There was one thing that was a bit bothersome though, and that is: when you start the bonus chapter, on the initial sequence when she dreams about being needed, her hair is longer than on the main story; yet when she’s going through the portal and afterwards her hair is shorter again (and she’s wearing other clothes, too) as the cutscene was clearly reused from the main storyline. While I can see why the scene was reused, it was a bit of a sloppy thing that removed consistency in the storyline.
I’m also confused as to why the initial dream sequence seems like it’s setting up the bonus as a horror story when it’s not, haha. Maybe that last was just me reading too much into it, though.

I was lucky to get the Collector’s Edition to review. As usual, these come with a bunch of unlockable extras (wallpapers, concept art, etc), the choice to replay puzzles 8without having to replay the entire game), as well as the main story + bonus story (in which you go back to help some underwater beings from being extinct). The main story is fairly short, and the bonus is even shorter. With just around 3 hours of gameplay between both, Lost Lands: Dark Overlord might not be challenging or overly original, but it’s still fun to play.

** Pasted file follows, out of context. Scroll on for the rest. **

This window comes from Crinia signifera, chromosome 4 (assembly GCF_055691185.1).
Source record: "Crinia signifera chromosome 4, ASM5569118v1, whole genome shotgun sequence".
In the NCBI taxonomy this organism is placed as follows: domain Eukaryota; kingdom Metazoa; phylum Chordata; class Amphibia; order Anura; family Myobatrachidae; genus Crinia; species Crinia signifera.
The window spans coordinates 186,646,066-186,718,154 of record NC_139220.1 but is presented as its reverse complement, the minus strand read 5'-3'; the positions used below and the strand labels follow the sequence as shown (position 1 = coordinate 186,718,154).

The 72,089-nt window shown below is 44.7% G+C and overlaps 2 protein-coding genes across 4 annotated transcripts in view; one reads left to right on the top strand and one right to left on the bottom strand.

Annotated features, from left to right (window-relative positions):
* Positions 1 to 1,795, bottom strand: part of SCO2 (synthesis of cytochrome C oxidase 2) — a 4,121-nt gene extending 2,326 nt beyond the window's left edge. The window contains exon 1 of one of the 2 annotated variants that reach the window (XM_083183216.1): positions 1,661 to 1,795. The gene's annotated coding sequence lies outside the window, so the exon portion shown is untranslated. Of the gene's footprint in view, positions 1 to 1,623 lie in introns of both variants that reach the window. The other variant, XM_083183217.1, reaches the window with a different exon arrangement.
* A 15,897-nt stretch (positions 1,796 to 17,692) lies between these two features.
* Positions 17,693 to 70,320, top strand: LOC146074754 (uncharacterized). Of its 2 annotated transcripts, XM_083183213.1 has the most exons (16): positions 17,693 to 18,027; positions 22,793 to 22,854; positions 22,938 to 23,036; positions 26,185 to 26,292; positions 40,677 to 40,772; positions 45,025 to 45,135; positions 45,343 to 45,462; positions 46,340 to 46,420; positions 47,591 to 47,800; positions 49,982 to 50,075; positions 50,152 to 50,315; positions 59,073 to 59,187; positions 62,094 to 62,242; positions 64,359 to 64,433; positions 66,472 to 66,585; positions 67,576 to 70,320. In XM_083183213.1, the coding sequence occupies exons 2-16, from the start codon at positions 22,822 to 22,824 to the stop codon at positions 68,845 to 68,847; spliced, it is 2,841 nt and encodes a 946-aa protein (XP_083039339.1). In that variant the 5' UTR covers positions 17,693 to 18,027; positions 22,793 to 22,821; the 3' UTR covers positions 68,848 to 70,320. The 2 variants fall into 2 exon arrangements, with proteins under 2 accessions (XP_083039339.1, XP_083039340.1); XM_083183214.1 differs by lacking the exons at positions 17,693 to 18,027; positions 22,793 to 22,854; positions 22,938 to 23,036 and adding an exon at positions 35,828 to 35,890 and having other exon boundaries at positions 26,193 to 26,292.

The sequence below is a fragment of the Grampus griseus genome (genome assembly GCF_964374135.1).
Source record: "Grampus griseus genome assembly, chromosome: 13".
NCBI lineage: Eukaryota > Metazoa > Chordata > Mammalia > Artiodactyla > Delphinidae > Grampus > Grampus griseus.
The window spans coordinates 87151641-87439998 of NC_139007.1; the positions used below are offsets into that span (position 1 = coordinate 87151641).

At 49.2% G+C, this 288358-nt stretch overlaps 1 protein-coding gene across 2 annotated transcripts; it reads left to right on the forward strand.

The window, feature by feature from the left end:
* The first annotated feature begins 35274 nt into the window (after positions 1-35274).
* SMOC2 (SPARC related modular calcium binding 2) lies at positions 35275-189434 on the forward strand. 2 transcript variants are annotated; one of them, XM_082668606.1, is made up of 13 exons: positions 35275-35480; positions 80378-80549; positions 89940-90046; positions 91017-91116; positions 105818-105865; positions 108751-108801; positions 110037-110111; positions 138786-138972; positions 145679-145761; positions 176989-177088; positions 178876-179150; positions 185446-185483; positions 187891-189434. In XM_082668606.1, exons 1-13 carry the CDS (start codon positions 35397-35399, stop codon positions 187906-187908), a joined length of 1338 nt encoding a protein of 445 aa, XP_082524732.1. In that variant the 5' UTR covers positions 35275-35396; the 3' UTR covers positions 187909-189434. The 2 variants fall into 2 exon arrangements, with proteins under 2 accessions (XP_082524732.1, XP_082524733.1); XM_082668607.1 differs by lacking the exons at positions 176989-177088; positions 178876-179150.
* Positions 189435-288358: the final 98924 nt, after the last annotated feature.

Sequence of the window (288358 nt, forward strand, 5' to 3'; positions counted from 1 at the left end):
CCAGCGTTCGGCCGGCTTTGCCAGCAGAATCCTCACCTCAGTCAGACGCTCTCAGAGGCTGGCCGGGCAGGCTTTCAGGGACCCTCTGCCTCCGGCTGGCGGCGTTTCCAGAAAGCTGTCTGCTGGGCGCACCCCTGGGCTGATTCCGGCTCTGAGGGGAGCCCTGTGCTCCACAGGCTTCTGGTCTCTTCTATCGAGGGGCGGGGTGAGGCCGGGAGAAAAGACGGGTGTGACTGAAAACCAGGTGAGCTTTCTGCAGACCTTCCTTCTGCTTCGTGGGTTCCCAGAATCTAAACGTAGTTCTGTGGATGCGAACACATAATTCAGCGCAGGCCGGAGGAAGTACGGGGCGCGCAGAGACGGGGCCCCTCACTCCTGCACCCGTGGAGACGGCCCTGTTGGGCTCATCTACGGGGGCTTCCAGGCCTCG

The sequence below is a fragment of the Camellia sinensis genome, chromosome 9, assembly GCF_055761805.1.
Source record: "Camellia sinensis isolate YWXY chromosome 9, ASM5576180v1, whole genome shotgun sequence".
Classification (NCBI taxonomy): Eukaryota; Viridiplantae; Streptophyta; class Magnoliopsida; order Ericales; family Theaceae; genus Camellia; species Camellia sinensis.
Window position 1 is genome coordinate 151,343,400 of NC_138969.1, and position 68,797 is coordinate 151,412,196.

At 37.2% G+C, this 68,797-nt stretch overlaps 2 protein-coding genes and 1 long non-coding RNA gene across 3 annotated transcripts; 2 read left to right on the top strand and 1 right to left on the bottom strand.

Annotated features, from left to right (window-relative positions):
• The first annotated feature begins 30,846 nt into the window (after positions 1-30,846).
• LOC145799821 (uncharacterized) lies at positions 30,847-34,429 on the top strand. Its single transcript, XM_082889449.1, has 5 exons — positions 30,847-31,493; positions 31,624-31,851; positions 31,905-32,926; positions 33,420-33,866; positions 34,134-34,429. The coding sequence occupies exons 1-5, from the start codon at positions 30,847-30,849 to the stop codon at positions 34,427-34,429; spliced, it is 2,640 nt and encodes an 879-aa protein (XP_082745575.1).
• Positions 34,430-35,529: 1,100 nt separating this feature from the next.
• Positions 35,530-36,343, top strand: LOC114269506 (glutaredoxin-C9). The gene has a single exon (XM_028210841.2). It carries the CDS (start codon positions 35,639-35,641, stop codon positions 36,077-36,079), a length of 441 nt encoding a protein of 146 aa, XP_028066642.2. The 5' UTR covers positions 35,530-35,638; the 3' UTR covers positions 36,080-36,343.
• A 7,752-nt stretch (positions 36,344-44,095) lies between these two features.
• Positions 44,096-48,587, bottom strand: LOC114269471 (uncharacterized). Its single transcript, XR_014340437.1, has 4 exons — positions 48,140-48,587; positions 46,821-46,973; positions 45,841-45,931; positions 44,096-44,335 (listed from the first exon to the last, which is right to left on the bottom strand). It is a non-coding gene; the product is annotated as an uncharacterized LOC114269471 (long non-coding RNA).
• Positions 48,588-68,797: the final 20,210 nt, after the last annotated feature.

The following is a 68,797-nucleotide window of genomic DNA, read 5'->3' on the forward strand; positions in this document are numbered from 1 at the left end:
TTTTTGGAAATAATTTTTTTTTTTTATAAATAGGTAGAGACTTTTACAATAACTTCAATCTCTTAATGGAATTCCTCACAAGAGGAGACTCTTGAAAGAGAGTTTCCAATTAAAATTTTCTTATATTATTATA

I’ll be looking forward to see how they improve on future releases!

Overall Rating: 7/10


Oceanhorn: Monster of Uncharted Seas

This review was originally written for WalaWala Games.
A free copy of the game has been provided in exchange for an honest review.

Title: Oceanhorn: Monster of Uncharted Sea
Platform: PC / iOS
Developer: Cornfox & Bros.
Genre: Action / Adventure / RPG
Release Date: March 17th, 2015

In Oceanhorn: Monster of Uncharted Seas you start your gameplay as a young man who wakes up to find his father gone; he disappeared after going in search of a monster known as Oceanhorn. With only your father’s notebook and your mother’s mysterious necklace as clues, you set off in his search and thus begins the adventure.

Oceanhorn is a very nice casual action/adventure RPG, complete with puzzles, which is quite reminiscent in many ways to Legend of Zelda. The gameplay revolves around you finding clues from NPCs, battling monsters, solving puzzles and collecting keys and treasures from the different islands around the vast world while you search for your father and discover more to the story and lore of the place. The story and lore might not be too in-depth, but it’s deep enough to keep you going through the game.

As I understand it this game was first made for iOS and then ported to PC, and although the port and game play are smooth enough that you might not have realized it, you can tell it was meant to be mobile by the way certain things work – such as in moving the world map, sliding the menu and other specific touch screen features.